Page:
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  • Since You Asked: Stock is a base for broths

  • What's the difference between broth and stock?
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  • What's the difference between broth and stock?
    — Lee S., Medford
    Stock is the foundation of many types of dishes, including soup. The richest-tasting stocks start with roasted bones, either leftover or browned or roasted just for stock, although it's fine to use uncooked meat. Stocks also should be simmered for at least an hour, but preferably two or more.
    Broth is what this liquid is called when served on its own or as a vehicle for other ingredients, such as noodles or vegetables. The biggest difference between the two if purchasing them packaged is that broth is more highly seasoned than stock, so stick with low-sodium broths when you're buying commercially made.
    If you're short on time for making your own stock, you can pump up the flavor of store-bought stock with this recipe from "300 Sensational Soups," by Carla Snyder and Meredith Deeds.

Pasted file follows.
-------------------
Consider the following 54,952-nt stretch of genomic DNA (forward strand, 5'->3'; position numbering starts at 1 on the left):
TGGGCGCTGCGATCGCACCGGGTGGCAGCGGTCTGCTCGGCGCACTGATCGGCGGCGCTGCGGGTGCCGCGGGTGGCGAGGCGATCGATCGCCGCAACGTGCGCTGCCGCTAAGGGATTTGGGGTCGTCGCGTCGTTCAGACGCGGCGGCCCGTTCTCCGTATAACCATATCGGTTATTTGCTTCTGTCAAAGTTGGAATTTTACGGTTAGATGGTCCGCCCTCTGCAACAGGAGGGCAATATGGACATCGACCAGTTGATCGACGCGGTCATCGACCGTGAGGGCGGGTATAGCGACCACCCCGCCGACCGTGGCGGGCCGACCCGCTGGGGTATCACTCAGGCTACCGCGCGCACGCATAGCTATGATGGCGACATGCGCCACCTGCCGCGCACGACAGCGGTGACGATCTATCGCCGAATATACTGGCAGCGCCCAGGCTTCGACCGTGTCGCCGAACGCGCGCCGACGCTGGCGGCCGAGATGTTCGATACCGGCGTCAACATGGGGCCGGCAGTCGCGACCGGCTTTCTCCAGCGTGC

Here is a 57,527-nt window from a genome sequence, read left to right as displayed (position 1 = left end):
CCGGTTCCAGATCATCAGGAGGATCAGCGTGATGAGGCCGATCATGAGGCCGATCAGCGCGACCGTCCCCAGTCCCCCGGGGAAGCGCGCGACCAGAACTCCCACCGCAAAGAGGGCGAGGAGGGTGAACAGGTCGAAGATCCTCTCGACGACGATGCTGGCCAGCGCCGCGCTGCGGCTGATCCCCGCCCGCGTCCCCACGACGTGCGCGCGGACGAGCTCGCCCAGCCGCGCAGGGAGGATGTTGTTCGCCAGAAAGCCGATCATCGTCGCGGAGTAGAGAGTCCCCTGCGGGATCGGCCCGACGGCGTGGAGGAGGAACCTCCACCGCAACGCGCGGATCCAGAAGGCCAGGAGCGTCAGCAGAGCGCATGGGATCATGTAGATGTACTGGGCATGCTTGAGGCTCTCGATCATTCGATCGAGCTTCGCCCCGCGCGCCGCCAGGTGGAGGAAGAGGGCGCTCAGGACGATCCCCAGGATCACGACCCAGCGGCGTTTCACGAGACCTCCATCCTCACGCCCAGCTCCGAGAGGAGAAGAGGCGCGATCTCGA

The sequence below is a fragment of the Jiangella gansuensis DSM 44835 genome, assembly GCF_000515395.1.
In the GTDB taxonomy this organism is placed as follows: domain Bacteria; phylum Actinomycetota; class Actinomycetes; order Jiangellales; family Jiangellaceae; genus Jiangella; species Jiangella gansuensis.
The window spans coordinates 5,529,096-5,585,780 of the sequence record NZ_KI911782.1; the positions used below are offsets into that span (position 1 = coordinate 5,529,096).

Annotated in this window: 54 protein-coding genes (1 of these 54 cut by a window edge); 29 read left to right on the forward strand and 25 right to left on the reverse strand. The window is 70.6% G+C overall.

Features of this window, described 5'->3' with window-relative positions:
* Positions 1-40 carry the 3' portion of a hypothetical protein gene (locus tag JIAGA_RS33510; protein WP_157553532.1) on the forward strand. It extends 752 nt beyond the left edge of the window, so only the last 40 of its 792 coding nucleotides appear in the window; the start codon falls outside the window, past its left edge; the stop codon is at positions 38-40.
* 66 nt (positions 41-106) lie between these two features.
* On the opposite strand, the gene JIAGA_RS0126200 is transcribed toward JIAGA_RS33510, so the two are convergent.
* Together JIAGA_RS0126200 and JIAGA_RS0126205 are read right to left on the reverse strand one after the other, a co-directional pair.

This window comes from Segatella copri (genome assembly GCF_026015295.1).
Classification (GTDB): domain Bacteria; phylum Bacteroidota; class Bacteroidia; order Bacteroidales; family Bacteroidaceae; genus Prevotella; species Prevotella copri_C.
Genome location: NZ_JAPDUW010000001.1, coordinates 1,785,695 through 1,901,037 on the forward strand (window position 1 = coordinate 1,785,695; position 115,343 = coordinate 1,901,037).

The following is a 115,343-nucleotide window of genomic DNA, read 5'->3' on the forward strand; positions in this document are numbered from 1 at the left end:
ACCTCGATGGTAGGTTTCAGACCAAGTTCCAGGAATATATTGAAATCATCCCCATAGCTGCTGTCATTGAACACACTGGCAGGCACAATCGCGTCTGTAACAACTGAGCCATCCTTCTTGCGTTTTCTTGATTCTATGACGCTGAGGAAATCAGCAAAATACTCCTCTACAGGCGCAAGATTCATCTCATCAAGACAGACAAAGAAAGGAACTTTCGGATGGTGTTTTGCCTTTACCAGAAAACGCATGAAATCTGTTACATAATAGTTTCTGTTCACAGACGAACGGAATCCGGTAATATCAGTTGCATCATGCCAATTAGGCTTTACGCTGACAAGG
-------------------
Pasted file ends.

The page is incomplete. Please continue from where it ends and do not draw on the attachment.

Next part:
16 cups store-bought chicken stock
    2 pounds chicken parts (necks, backs, breast bones, wings, etc.)
    2 onions, sliced
    2 garlic cloves, crushed
    1 carrot, sliced
    1 rib celery, sliced
    6 whole black peppercorns
    3 parsley stems
    1 bay leaf
    1/2 teaspoon dried thyme
    In a large stockpot, combine the stock, chicken parts, onions, garlic, carrot, celery, peppercorns, parsley stems, bay leaf and thyme. Bring to a simmer over medium-low heat. Cook at a very low simmer for 45 minutes.
    Strain and degrease stock. Degreasing is easiest after stock is cooled in refrigerator, where fat will rise to the top, harden and is easily removed.
    Makes about 14 cups.
    Send questions to "Since You Asked, A la carte" Mail Tribune Newsroom, P.O. Box 1108, Medford OR 97501; by fax to 541-776-4376; email to youasked@mailtribune.com.
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